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FOOD & DINING
by Gerry Malixi
Oh to be young again with nary a care in the world…..and to be blessed with high metabolism! My younger days in Cebu (many, many moons ago), while spent in the usual pursuits of school and high jinks, were more than likely consumed in search of gastronomic gratification. Not that we were experts in the field, but we certainly knew what we liked. This was amply displayed in frenzied fashion when we polished off the various edibles that came our way, seemingly non-stop and way beyond fullness. While those days of gustatory over-eating are no longer possible, fond memories remain of the palatable treats that were enjoyed then.
My recollections of Cebuano cuisine is one filled with diversity. There were a whole lot of indigenous dishes, but many others seem to have been adapted from different regions and given the old Cebuano spin. In my mind all of them were, and still are, immensely enjoyable and satisfying. I remember breakfasts where we would pour the liquid goodness that is sikwate (a hot chocolate drink made from tablea or blocks of compressed pure chocolate) over steaming mounds of budbud (a sweet sticky rice dish). Or bite down on fried dangit (a type of dried fish) & nukos (dried squid) while shoveling in gi-sangag na kan-on (usually rice fried with garlic). Sometimes we would have hot and nourishing inun-unan (fish dish cooked with vinegar), tinuwang isda (another fish stew) or zesty chorizo (ground seasoned pork, usually mixed with bits of fat, in a sausage casing) and kasahos (dried cured meat, usually beef). Even simple canned spam and fried eggs over pan de sal (a type of bread) or plain Ligo sardinas (sardines) over rice was eminently filling. And let’s not forget about buwad (salted dried fish) that went well with juicy tomatoes.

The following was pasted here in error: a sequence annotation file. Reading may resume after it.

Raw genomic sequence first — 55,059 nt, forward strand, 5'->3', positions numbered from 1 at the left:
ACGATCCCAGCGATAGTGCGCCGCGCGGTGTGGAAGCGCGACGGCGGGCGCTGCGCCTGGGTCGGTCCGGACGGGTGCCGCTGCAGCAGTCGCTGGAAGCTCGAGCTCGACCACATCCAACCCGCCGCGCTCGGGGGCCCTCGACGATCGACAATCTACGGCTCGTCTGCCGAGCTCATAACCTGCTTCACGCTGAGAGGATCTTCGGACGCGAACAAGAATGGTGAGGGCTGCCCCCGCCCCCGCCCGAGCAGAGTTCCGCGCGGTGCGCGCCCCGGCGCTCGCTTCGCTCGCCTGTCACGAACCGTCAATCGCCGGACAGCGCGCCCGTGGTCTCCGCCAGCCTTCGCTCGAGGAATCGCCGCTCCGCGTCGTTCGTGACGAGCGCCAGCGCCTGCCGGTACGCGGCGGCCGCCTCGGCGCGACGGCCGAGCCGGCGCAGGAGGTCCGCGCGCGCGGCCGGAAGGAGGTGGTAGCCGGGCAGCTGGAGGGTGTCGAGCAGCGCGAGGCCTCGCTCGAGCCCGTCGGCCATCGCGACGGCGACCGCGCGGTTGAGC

Lunch of adobo (a meat stew cooked with soy sauce or other salty liquid, vinegar, garlic, onions, pepper and bay leaf) made with pork and/or chicken was always welcome. It differed usually from the Tagalog style in that most of the liquid was reduced down completely. This made for a delicious savory entrée that went really well with lots of steamed rice or binlid (steamed grated corn). Humba (braised pork hocks) was also eaten quite often. We preferred fried chicken made from native pullets, tasty down to the gnawed on bone. Other times we had pancit canton (chinese egg noodle dish), bam-i (noodle dish made with egg noodles and glass noddles) or pancit bihon (vermicelli noodle dish) to go with the meal. For veggies we might have chop-suey or grilled tawong (eggplant) or alugbati (a native plant with edible leaves) salad. Some people may not find them so appetizing, but I always enjoyed fried chicken atay (liver) and batikon (gizzard). Those chewy but flavorful gizzards did exercise my mandibles. On chilly days we might have sotanghon (glass noodles) soup with kinchay (chinese parsley) & chicken or misuwa (rice noodles) with bola-bola (meatballs).
I can’t recall when dinner was ever a light meal. At times, we had dinugu-an (a stew made with pork blood), with its finely chopped ingredients mixed in a thick and piquant gravy. Soup of tinuwang manok (chicken cooked in broth) with green papayas or left-over fried fish with kamunggay (a commonly eaten, nutritious native plant) or okra was also often served. Fried lumpia shanghai (egg rolls filled with ground meat, carrots and onions) or lumpia touge (egg rolls filled with mung bean sprouts) was usually dished up with vinegar or sweet & sour dipping sauces. Certain fares were offered to encourage appetites (not that I needed much encouragement) like kinilaw (usually raw fish cooked by marinating in vinegar, onions & garlic), atchara (pickled vegetables of any type, but usually of julienned green papaya) or chopped tomatoes and onions mixed with red salted eggs. Many nights we had nilat-an (boiled until tender meat dish) na baka (beef) or baboy (pork), bone marrow soup, mongos (mung bean stew which could include coconut milk) and kaldereta (stewed dish made from beef or goat in a tomato base). And there was the ever popular sinugba (grilled meats) made of pork, beef or fish and lechon manok (fire roasted chicken usually stuffed with onions, garlic seasoned with salt & pepper).